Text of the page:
8 Board Members Resign at Still Roiling Minnesota Orchestra

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Minn Orchestra

March 29, 2014; WCCO News

The saga of the Minnesota Orchestra goes on as the board of trustees was decimated this past week with a wave of resignations. As NPQ readers may remember, the Minnesota Orchestra recently resolved a labor dispute with its musicians, but only after an extended lockout of the musicians who had resisted a drastic cut to their compensation as part of a re-organization. The CEO, Michael Henson, was the author of that plan and the man at the helm during the lockout, so it may be unsurprising that at least some of the musicians wanted him gone even after a contract was signed. Henson finally resigned last week, effective as the current season ends in August, but now some board members have followed suit.

“I may never know the real story of how the Board got from a strong vote of confidence for Henson on February 28th to showing him the door on March 20th,” John P. Whaley wrote in a letter to Gordon Sprenger, chairman of the board, as he resigned from the board last week along with seven other members of the 77-member board. The departures were apparently in response to whatever dynamics surrounded the resignation of embattled CEO Michael Henson.

Sprenger said the board resignations were disappointing. “These directors have all been very dedicated members of the board,” he said in a statement. “I hope we are able to get some to reconsider, but I respect their opinions and decisions.”—Ruth McCambridge

  • Amy Adams

    1. Board of “trustees”…? The word “trustee” doesn’t appear in news articles. The MOA has a board of directors.
    2. “Decimated” …? With 77 on the board, ample even by non-profit standards, 8 doesn’t constitute a revolt.
    3. “At least some of the musicians wanted him gone”…???? There was a Unanimous Vote of No Confidence In Michael Henson shortly after the lockout began. http://www.minnesotaorchestramusicians.org/press-release-musicians-vote-no-confidence-in-minnesota-orchestra-ceo/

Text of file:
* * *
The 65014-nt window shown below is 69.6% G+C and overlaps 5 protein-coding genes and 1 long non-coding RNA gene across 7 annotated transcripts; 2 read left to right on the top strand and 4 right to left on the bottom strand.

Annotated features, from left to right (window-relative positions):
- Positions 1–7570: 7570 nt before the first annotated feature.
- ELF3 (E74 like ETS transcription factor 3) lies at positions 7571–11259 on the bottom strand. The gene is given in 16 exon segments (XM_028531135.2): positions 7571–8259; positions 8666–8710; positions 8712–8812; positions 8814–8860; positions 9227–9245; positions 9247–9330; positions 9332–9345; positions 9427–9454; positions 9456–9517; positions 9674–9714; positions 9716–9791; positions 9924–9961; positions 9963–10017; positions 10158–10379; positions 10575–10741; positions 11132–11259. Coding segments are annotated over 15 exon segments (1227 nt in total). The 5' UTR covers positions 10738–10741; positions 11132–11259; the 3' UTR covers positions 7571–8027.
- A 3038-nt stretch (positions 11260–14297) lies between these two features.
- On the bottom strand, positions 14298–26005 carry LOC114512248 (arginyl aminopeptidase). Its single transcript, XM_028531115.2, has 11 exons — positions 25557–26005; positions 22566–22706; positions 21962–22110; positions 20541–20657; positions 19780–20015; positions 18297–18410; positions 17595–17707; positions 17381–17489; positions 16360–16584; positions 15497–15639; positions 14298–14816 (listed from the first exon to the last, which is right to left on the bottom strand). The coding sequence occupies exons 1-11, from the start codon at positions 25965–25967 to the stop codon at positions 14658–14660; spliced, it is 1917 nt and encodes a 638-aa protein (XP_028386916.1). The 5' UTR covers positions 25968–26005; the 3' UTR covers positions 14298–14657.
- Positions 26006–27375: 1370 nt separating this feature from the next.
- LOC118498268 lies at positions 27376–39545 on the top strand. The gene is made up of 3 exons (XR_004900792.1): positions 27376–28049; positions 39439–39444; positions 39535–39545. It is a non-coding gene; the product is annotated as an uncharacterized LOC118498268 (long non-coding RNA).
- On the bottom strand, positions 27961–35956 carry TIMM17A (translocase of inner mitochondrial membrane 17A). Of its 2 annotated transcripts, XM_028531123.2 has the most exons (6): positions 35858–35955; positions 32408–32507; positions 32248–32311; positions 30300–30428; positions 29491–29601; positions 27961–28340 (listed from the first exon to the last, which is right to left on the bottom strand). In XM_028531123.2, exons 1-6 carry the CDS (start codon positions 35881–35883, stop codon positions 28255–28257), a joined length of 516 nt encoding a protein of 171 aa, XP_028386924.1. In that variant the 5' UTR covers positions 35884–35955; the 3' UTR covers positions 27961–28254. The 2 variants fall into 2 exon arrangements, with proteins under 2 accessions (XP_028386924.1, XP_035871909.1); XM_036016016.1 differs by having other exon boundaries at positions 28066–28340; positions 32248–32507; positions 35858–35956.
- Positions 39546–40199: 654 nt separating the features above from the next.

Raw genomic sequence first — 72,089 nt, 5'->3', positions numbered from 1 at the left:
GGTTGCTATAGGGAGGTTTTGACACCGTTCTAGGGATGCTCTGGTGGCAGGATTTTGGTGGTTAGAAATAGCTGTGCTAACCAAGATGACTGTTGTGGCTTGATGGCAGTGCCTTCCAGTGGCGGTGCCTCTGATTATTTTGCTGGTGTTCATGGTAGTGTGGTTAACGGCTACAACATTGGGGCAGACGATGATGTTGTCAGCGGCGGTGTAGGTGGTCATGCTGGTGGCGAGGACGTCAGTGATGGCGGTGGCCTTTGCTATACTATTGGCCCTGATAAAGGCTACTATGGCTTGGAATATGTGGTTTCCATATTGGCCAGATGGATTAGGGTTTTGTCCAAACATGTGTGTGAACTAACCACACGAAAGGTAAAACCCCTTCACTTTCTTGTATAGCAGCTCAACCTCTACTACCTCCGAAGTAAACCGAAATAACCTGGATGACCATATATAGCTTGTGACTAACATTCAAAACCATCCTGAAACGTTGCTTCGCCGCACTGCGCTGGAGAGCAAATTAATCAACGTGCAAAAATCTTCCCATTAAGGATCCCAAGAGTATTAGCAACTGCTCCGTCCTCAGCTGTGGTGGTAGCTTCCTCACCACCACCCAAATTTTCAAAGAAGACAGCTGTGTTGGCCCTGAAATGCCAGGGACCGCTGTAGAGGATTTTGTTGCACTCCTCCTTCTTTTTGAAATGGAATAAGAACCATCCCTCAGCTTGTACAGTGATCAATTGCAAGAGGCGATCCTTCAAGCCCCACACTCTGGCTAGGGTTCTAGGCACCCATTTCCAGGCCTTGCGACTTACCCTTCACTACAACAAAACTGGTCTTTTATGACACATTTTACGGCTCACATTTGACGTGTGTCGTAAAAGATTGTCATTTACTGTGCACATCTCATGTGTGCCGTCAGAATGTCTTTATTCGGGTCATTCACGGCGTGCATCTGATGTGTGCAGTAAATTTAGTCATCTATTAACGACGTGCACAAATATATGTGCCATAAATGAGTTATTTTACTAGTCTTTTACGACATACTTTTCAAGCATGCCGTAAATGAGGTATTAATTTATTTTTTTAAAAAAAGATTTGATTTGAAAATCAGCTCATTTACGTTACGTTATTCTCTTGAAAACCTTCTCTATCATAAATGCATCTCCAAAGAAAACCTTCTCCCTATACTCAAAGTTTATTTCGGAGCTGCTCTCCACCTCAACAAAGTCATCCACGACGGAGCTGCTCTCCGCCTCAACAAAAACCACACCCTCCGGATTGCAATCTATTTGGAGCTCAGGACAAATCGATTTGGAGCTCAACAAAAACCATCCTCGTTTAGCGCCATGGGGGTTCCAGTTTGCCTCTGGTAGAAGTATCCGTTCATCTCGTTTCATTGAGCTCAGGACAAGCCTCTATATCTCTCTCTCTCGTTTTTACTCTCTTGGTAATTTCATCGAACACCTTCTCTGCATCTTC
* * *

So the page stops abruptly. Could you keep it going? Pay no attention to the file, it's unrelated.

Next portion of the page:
4. “As part of a re-organization”…where do you find that reported? That would be a great place to link to an actual news article about alleged re-organizing.
    5. “The departures were apparently in response to whatever dynamics surrounded the resignation of embattled CEO Michael Henson.” If you’re editorializing, then say so. If you’re reporting, then report. This sentence is just unworthy.

  • Rick Cohen

    Hi Amy: Ruth is off-line today, but she wanted to me to get back to you with the observation that the classical definition of “decimation” is the elimination of one of out every ten, not necessarily the complete destruction of an entity or organization (as the term has been increasingly used in common parlance). Thanks for your comment, much appreciated.

  • Amy Adams

    ha! Good point, I guess: if by “classical” you mean the second or third obsolete definition of a word in the dictionary.

    I was taking, like lots of readers might, the word “decimate” to mean “destroy a great number of.”
    And 8 out of 77 just doesn’t justify the hyperbole, in my opinion. (Course, I’m not a board member….)

  • Mike Burns

    How is the loss of 8 from a board of 77 decimating? Were the 8 resignatees the only donors?

  • Linda Murrell

    The Board of Directors (not trustees) was NOT decimated by the resignation of the eight directors. Another slight correction:
    the Minnesota Orchestra recently resolved a labor dispute with its musicians but only after a 16-month lockout by the MO Management of the musicians who resisted a 30% salary cut, among other things. A 30% cut that was asked for, while the Board was aggressively fundraising for a $45 million+ renovation of Orchestra Hall. Dilemma: scuttle the renovation or cut the salaries of the Orchestra musicians? Hmmmm…..Do people go to Orchestra Hall to see the hall or to hear the musicians?

  • Skripach

    Technically speaking, “decimate” means “reduce by a tenth” (it comes from an old Roman army punishment technique), which is exactly what’s happened.